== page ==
5. Be proactive about winter car maintenance. Change your battery if it’s old, check and replace worn belts and top off important fluids. Taking care of the small things now can help you avoid a costly break-down and expensive towing charges later.

And as the temperature drops, so can your tires’ air pressure. Inflating them to the correct pressure can save you money on gas. For more information about winterizing your car read “Get Ready for Winter With Our Car-care Checklist.”

Bonus tip: Use your NEA member benefits! Save on a programmable thermostat, insulated curtains or even LED holiday lights when you shop at stores such as The Home Depot, Kohl’s, Best Buy and more through NEA Click & Save.

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Save with Dave: The NEA Personal Loan Program

The NEA Personal Loan can help you pay for things that may seem a little out of reach. These include paying off credit cards and other loans, home remodeling projects, weddings, baby expenses and more.1 And with low Fixed APRs, you can wrap up a variety of expenses into one monthly payment.

·         Fixed APR rates of 7.99% to 15.99%2

·         Loan amounts from $5,000 to $25,000

·         Terms from 36 to 72 months3

·         No application fees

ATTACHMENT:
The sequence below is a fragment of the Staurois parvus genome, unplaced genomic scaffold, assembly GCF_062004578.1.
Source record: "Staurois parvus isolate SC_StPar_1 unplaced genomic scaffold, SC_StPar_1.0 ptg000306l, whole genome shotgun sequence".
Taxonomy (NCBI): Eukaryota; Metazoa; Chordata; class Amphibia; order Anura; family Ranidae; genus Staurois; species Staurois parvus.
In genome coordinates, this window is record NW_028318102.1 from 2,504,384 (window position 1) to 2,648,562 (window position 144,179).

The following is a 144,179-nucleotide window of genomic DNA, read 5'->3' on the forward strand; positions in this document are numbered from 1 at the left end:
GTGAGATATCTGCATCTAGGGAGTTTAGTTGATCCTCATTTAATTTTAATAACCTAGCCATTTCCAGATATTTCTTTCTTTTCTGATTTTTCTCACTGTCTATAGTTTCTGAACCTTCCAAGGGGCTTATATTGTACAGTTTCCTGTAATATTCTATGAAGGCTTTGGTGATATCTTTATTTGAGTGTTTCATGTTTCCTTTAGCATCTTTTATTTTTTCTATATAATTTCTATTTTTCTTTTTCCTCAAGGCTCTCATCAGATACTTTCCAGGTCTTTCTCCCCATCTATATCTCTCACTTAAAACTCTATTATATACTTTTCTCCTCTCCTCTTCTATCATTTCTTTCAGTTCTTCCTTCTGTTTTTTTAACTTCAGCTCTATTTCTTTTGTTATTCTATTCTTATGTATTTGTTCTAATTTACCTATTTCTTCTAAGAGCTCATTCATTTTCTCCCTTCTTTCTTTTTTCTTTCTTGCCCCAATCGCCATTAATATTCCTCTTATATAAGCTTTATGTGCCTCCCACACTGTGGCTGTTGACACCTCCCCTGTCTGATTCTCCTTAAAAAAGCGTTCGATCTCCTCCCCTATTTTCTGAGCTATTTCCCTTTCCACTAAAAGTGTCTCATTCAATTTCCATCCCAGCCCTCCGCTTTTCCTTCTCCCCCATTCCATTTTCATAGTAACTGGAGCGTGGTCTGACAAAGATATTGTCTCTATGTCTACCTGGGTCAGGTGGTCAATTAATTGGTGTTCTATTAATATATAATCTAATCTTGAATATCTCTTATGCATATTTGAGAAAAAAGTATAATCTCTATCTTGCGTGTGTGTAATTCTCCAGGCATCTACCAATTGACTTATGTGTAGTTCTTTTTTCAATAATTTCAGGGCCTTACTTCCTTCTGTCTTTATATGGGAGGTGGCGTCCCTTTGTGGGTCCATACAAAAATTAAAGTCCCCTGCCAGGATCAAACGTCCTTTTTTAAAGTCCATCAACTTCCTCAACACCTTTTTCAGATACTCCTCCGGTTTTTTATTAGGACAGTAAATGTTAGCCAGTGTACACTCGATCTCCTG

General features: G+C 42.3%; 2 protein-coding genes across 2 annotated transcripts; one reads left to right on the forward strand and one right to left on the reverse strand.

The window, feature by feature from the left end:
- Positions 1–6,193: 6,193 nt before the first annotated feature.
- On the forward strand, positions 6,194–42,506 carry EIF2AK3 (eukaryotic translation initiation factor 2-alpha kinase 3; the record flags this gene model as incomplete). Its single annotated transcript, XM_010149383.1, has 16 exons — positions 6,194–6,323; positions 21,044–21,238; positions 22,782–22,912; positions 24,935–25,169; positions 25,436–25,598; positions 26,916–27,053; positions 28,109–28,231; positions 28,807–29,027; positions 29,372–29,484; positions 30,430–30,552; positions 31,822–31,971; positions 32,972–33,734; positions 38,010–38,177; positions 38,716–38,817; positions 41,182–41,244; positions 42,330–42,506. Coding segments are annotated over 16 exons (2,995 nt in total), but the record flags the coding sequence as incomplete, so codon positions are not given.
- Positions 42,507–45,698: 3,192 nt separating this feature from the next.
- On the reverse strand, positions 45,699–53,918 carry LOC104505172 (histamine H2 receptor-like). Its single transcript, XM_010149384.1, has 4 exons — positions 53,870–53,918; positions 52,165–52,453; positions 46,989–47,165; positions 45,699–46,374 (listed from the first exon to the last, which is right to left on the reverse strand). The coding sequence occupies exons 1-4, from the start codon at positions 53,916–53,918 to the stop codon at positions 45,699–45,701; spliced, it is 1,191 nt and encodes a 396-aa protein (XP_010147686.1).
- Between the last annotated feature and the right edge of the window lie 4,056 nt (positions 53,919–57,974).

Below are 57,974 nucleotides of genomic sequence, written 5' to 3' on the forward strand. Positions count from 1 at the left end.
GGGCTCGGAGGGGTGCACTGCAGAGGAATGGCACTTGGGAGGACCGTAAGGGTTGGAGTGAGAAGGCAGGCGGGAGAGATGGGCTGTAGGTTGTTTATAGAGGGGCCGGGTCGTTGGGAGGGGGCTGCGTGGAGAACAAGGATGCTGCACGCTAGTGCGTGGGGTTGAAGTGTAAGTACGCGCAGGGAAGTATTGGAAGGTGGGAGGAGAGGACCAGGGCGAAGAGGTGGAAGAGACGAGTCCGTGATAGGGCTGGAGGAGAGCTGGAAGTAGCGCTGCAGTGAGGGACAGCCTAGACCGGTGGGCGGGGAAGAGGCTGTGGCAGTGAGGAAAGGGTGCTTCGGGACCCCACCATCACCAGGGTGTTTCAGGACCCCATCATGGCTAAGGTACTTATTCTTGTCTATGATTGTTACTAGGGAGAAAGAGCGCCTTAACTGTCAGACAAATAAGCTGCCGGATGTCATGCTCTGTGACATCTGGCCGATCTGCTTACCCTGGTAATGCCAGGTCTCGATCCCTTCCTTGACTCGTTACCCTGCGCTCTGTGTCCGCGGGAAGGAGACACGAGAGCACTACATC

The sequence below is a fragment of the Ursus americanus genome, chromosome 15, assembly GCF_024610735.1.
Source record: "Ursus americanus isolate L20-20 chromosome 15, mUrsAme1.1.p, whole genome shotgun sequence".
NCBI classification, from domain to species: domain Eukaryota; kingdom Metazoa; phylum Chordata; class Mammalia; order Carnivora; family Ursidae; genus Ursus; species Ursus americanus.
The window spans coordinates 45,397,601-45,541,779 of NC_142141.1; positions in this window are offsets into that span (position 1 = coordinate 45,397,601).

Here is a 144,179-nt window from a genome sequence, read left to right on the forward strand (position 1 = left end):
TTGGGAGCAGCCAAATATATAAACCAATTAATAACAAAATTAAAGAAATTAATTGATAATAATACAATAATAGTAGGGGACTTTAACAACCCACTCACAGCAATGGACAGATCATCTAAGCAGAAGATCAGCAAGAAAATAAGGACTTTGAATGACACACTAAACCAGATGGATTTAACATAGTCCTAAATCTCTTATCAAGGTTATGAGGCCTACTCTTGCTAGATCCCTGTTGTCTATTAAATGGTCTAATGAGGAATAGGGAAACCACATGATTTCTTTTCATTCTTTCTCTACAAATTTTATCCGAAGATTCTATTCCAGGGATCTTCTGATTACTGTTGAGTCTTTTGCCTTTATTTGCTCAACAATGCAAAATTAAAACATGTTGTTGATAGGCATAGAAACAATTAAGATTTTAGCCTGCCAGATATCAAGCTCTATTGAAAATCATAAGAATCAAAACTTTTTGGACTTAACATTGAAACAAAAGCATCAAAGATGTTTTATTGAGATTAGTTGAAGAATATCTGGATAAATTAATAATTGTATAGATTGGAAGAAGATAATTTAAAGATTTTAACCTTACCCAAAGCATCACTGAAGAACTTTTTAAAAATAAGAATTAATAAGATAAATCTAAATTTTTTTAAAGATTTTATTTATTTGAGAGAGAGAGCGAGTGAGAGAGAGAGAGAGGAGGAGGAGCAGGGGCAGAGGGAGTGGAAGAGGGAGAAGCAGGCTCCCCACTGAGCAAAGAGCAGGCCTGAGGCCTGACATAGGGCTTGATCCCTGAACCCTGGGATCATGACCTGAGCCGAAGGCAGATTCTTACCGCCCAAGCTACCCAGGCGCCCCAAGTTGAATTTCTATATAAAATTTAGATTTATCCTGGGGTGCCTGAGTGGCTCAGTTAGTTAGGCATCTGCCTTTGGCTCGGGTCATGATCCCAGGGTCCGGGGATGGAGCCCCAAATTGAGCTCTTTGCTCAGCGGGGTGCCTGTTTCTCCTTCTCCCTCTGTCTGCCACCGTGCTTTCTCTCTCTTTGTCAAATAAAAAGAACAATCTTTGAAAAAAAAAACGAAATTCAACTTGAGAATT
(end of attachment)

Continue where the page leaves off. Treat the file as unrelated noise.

·         No annual fee

·         No prepayment penalties

·         0.25% interest rate discount with AutoPay enrollment

If you have questions about the NEA Personal Loan Program, please contact us at 1-800-637-4636.

From the IEA Executive Director

"I feel that being an IEA member is a professional right and responsibility. Partnering with MBC just makes your membership an even more valuable resource."

Sue (Scott) Wigdorski
Idaho Education Association
Executive Director

From the IEA President

“The IEA is the voice for public education in Idaho, the leader in professional development opportunities, and the greatest source for support for the education profession. Having access to discounts from an array of vendors through Member Benefits is an added bonus for members!”

Kari Overall
President
Idaho Education Association

Contact Info

208.344.8336 / 800.223.6583  
ieamemberbenefits.org
iea-mbc@idahoea.org

IEA Member Benefits Corporation
620 N 6th Street - Boise Idaho 83702